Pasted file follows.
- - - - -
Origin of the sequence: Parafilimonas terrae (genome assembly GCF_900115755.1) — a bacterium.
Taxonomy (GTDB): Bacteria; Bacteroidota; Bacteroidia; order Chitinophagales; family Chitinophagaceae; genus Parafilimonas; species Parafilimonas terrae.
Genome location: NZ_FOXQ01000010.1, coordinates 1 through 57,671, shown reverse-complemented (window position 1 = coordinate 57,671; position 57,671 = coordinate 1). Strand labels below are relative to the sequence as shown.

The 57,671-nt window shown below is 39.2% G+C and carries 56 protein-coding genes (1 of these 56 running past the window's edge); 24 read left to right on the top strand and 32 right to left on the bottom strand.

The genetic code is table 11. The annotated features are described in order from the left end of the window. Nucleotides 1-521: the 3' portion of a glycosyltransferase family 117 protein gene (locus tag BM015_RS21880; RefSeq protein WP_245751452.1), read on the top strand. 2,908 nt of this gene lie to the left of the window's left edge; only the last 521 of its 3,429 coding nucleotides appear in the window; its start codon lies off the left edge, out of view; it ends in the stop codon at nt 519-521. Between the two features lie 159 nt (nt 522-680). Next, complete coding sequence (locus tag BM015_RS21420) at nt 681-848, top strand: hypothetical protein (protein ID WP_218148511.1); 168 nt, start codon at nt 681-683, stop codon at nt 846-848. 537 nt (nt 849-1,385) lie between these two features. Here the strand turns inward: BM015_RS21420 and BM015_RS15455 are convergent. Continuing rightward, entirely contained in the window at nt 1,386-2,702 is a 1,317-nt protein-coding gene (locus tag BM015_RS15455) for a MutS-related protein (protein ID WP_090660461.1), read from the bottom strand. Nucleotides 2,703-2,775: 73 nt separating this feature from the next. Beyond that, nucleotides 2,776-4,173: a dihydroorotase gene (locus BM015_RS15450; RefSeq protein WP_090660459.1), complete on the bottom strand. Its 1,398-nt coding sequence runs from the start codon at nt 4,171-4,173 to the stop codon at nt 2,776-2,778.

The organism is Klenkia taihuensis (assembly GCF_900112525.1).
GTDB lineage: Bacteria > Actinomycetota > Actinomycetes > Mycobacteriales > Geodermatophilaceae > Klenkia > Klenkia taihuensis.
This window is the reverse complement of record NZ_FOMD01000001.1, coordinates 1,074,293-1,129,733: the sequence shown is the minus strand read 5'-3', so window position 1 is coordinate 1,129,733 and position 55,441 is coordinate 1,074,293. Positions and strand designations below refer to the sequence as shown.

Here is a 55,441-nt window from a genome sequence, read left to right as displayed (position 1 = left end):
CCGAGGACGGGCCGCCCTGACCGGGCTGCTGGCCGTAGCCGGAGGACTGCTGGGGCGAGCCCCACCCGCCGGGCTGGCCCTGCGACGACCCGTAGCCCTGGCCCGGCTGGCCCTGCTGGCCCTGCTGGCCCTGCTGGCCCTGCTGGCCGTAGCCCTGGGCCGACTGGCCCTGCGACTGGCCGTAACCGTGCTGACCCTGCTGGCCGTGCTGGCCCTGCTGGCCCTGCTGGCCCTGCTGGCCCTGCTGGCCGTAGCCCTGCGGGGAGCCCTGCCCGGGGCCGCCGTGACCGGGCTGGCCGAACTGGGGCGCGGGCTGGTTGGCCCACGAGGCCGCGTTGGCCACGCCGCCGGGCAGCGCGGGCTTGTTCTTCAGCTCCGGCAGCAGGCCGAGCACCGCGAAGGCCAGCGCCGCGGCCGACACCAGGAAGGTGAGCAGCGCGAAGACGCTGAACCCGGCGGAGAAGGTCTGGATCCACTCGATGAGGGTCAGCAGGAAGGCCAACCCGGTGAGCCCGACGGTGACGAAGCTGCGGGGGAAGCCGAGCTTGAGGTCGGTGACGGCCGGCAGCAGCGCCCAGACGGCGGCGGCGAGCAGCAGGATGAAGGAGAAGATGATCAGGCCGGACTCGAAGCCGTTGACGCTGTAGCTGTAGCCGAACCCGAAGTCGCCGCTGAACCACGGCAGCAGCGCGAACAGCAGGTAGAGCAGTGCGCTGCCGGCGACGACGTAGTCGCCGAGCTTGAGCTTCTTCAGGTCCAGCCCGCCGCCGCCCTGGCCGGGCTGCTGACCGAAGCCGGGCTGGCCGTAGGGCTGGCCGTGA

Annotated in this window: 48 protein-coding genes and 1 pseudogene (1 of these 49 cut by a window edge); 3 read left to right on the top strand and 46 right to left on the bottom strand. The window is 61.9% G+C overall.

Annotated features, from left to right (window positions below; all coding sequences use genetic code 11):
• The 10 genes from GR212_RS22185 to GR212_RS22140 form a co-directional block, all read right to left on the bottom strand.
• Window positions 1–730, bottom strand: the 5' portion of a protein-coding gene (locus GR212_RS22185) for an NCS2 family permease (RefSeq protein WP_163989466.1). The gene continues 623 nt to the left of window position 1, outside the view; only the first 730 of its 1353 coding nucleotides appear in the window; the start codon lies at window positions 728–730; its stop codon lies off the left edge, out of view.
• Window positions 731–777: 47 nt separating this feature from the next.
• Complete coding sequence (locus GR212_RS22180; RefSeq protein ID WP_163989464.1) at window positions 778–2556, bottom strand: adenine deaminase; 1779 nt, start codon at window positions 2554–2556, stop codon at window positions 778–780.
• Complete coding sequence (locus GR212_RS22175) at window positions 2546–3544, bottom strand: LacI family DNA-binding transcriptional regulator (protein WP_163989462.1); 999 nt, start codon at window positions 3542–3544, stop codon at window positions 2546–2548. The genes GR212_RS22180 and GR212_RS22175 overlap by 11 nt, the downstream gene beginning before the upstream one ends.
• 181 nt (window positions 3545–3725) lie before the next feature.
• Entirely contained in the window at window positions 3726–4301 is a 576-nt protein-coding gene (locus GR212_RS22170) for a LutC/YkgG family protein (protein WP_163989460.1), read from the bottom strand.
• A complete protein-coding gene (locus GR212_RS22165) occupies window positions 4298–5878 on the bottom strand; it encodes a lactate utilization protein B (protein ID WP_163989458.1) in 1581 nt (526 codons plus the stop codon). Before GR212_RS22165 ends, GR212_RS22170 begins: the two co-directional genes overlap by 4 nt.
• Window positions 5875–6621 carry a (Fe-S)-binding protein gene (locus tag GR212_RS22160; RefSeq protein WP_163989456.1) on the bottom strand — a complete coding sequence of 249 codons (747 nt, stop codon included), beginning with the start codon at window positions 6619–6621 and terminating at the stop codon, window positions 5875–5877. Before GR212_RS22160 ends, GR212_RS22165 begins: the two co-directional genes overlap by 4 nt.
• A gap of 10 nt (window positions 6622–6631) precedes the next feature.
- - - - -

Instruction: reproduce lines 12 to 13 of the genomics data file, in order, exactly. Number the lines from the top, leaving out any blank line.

Annotated features, from left to right (window positions below; all coding sequences use genetic code 11):
• The 10 genes from GR212_RS22185 to GR212_RS22140 form a co-directional block, all read right to left on the bottom strand.